It is widely known that calcium is essential when it comes to bone health. However, what is not so widely agreed upon is the best way to meet the recommended daily amount of this essential nutrient!

If you do not consume the correct amount of calcium then you could be putting your body at risk of several adverse health conditions. For example, the onset of osteoporosis is more likely if you do not have consistent levels of calcium. This is largely because your bone density could be affected and the health of your bones will suffer as a result. 

The majority of the calcium in the body is stored in the bones and in the teeth. Our calcium stores are depleted throughout each day and the body cannot produce more of it on its own. This is why it is important to consume calcium every day to restock these stores. 

The Role of Calcium

Calcium plays an essential role in keeping bones healthy, but it has other important uses too.

The skeletal muscles and our internal organs are also supported by calcium, and would not be able to function properly without adequate amounts being present. Calcium also supports the process of blood clotting. 

How Much Calcium?

It is generally recommended that women should consume 1,000 milligrams of calcium every day when they are under the age of 50. Once women have passed this age they should aim to increase their intake to reach 1,200 milligrams.

The recommended daily amount for men is 1,000 milligrams each day until the age of 70 years old, when the figure then increases to 1,200 milligrams. 

Some experts have suggested that both men and women can consume as little as half the recommended daily amounts and not experience any adverse effects. In fact, the World Health Organisation has claimed that consuming 500 milligrams of calcium each day is an ample amount.

The Problem With Too Much Calcium

In addition to problems occurring when you are deficient in calcium, health issues can also arise if you have too much of it in your diet. If you are consuming too much calcium then you may find you are more prone to constipation. You may also negatively impact how well your body can absorb zinc and iron – although research into this is still ongoing. 

Recent studies have suggested that claims that taking high does of calcium supplements might not actually be helpful when it comes to fracture prevention. And in fact, these high doses of calcium could even be harmful to the body.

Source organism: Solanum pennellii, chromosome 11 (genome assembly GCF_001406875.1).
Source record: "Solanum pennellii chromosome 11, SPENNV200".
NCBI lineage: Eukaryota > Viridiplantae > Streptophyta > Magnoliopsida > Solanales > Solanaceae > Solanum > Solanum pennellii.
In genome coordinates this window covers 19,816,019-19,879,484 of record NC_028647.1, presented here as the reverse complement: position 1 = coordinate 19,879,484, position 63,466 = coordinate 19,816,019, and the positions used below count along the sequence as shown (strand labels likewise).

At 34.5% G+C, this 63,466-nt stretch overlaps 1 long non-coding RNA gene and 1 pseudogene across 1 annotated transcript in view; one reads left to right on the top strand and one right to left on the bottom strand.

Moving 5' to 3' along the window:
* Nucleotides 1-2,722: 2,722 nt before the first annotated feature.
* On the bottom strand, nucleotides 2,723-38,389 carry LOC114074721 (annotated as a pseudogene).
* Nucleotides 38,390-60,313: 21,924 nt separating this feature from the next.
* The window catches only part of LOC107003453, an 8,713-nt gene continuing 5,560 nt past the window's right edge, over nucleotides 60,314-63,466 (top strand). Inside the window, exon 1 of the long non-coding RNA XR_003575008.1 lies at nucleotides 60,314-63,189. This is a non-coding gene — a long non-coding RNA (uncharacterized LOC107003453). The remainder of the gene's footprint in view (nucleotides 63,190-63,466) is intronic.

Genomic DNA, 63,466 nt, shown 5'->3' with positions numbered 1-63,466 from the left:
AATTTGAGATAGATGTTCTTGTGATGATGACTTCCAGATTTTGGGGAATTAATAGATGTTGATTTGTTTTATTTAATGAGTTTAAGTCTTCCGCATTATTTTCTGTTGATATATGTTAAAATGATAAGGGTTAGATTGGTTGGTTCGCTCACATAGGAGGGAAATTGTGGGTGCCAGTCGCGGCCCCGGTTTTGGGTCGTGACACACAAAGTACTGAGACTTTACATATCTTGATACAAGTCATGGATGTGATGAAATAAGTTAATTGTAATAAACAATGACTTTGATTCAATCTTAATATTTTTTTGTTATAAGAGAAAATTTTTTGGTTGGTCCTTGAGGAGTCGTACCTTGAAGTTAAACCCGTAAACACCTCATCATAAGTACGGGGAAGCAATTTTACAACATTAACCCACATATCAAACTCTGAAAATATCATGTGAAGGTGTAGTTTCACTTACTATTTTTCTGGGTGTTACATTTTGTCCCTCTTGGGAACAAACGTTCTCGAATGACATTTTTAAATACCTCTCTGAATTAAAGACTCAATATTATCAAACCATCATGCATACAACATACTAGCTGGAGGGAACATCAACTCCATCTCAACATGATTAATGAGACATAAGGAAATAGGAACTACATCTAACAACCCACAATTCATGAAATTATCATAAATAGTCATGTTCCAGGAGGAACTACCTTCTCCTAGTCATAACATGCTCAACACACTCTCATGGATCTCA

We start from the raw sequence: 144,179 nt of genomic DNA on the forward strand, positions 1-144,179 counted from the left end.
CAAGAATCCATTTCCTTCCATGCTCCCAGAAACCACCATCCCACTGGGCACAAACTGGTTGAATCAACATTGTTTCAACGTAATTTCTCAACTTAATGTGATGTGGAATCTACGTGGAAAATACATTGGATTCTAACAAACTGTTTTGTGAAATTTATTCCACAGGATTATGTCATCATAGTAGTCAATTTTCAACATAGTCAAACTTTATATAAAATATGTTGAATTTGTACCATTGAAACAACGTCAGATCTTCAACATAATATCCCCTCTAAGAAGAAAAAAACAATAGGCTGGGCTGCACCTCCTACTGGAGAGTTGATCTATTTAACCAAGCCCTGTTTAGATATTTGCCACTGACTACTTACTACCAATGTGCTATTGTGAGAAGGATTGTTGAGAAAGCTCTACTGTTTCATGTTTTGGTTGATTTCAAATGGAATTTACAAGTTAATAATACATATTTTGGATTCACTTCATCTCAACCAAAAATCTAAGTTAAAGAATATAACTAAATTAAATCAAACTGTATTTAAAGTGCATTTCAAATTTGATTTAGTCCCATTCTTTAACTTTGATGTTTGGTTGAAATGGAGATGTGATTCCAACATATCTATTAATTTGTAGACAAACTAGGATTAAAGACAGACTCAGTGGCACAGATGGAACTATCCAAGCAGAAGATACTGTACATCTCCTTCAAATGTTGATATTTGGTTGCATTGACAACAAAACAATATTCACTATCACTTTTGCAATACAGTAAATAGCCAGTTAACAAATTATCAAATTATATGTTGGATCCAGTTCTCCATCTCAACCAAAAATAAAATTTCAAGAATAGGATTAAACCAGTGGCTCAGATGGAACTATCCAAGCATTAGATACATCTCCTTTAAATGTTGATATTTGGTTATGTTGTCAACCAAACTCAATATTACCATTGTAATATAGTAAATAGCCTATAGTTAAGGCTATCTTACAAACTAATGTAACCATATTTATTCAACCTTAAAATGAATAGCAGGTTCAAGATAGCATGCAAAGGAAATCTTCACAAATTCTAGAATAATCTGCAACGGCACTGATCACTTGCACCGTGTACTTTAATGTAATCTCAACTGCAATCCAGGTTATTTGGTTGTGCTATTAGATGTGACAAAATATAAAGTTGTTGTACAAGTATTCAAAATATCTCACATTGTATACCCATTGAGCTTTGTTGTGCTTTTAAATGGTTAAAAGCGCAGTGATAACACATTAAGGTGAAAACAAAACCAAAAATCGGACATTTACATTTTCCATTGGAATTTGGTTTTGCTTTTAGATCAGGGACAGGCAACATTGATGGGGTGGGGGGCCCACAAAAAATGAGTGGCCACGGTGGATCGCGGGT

Studies have shown that when women consume too much calcium through supplements their risk of developing kidney stones can increase. Research has also shown that taking too much calcium in the form of supplements could potentially increase the risk of heart attack.

The Best Sources of Calcium

It is entirely possible to consume an adequate amount of calcium each day from dietary sources.

The following list shows you how simple it is to reach your quota!

  • An eight ounce serving of cooked broccoli contains 60 milligrams of calcium
  • An eight ounce serving of cooked kale contains 180 milligrams of calcium
  • An orange contains approximately 55 milligrams of calcium
  • Two figs provide 55 milligrams of calcium
  • An eight ounce serving of collard greens contains 360 milligrams of calcium
  • An eight ounce serving of boiled soy beans contains 175 milligrams of calcium

Several foods, such as plant-based milks, tofu and breakfast cereals are often fortified with calcium, making it even simpler to reach your daily target!

What About Dairy?

Dairy is the most commonly associated food group with calcium consumption. However, because of the relatively high levels of calcium in dairy foods you may find that you are consuming excessive levels of calcium if you are eating dairy several times a day.

The Role of Vitamin D

When it comes to maintaining the health of your bones it is important to consume between 400 and 800 IU’s (International Units) of vitamin D each day. Vitamin D can be obtained through dietary sources as well as through exposure to sunlight. Similarly to with calcium, certain foods are fortified with this vitamin. 

Vitamin D works with calcium to ensure the health of the bones is maintained and supported. If you do not have an adequate amount of vitamin D in your system then you will not be able to absorb calcium as efficiently as you would when your stores are at an optimum level.

Eating For Optimum Health

When we consider the information that has been gathered from the multitude of studies that have taken place in regards to calcium consumption, it could be suggested that the best way to get yours is to opt for dietary sources and avoid supplements. 

Including a calcium dense food in each of your meals should make it simple to always have a beneficial amount in your body.